Long-running rumors of a Nokia(s nok) tablet running Microsoft’s(s msft) Windows RT could be true based on alleged images of such a device appearing on Friday. Digi-Wo, a China-based website, has pictures of a Nokia tablet that resembles Microsoft’s own Surface RT: A drawing shows the tablet with a keyboard cover and hinge. Sources close to The Verge say Nokia plans to debut the slate in September at a New York City event.
As one of the more popular smarthome hubs, it makes sense that Wink recently got involved with home security by introducing its $199 Wink Lookout bundle aimed at first-time buyers. The bundle includes a siren, some sensors and a Wink hub. Even those of us — like me — who already have a Wink hub can add some of the individual security components of Lookout, which are available separately. This two-pronged strategy is a smart play by Wink but the question is: How well does Wink Lookout work?
With the Amazon Echo Plus now available, Amazon finally has a hub of its own for the smart home. I’m still convinced the Echo Plus is really meant for folks that don’t already have a hub controlling devices in their house, mainly because Amazon opted not to include a Z-Wave radio in the hub.
Muck Rack makes it simple to find people, tweets, or articles that mention any name, keyword, company, hashtag etc. We've compiled this guide to help you make the most of your search.
Selecting a term
Start searching tweets, articles from media outlets, articles mentioned in tweets, journalists'
names, titles and bios with some suggested searches:
Companies or Topics (e.g. iPhone, Microsoft)
Phrases (e.g. "cloud computing") — use quotes to keep the terms together
Twitter handles (e.g. @username) — returns those who have mentioned or replied to
Names (e.g. "David Pogue")
Hashtags (e.g. #sxsw, #london2012)
Bio details (e.g. vegan, Olympics, father)
Muck Rack's Advanced Search allows for many boolean operators.
Find results that mention multiple specified terms, use AND or
+. For example, ensure each result contains both Elon Musk and Mark Zuckerberg by
searching Musk AND Zuckerberg or Musk + Zuckerberg.
Use the operators OR or , to broaden your search when you'd like either of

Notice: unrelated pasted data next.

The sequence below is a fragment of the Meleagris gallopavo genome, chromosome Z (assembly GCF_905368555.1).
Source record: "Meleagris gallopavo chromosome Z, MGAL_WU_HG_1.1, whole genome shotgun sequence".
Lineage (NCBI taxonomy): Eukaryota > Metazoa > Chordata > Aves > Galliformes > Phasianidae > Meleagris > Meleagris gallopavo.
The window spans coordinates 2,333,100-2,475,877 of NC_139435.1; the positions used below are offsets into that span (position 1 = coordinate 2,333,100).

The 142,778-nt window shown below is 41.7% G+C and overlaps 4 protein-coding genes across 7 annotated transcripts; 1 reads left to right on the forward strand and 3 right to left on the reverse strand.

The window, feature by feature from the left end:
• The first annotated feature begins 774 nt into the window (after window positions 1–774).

multiple terms to appear in results. (This is the default behavior of our search when no operators
are used). For example, results will contain either cake or cookie by searching cake OR cookie or cake,cookie
Use NOT or - to subtract results from your search. For
example, searching Disney will yield results about the Walt Disney Company as well as Walt Disney
World Resort. To exclude mentions of Disney World, search for Disney -World or Disney
When using one of these operators with a phrase, enclose it in quotation marks. For example, you can
find results about smartphones excluding Apple's iPhone 4S by searching smartphone -"iPhone
Exact case matching or punctuation
If you're searching for a brand name or keyword that relies on specific punctuation marks or capitalization, you can
find results that match your exact query by adding matchcase: before the keyword you're searching for, like matchcase:E*TRADE .
Use parentheses to separate multiple
boolean phrases. For example, to find journalists talking about having fun in Disney World or
Disneyland, search for ("disney world" OR disneyland) AND fun.
An asterisk can be used to search for any variation of a root word truncated by the asterisk. For example, searching for admin* will return results for administrator, administration, administer, administered, etc.
A near operator is an AND operator where you can control the distance between the words. You can vary the distance the near operation uses by adding a forward slash and number (between 0-99) such as strawberries NEAR/10 "whipped cream", which means the strawberries must exist within 10 words of "whipped cream".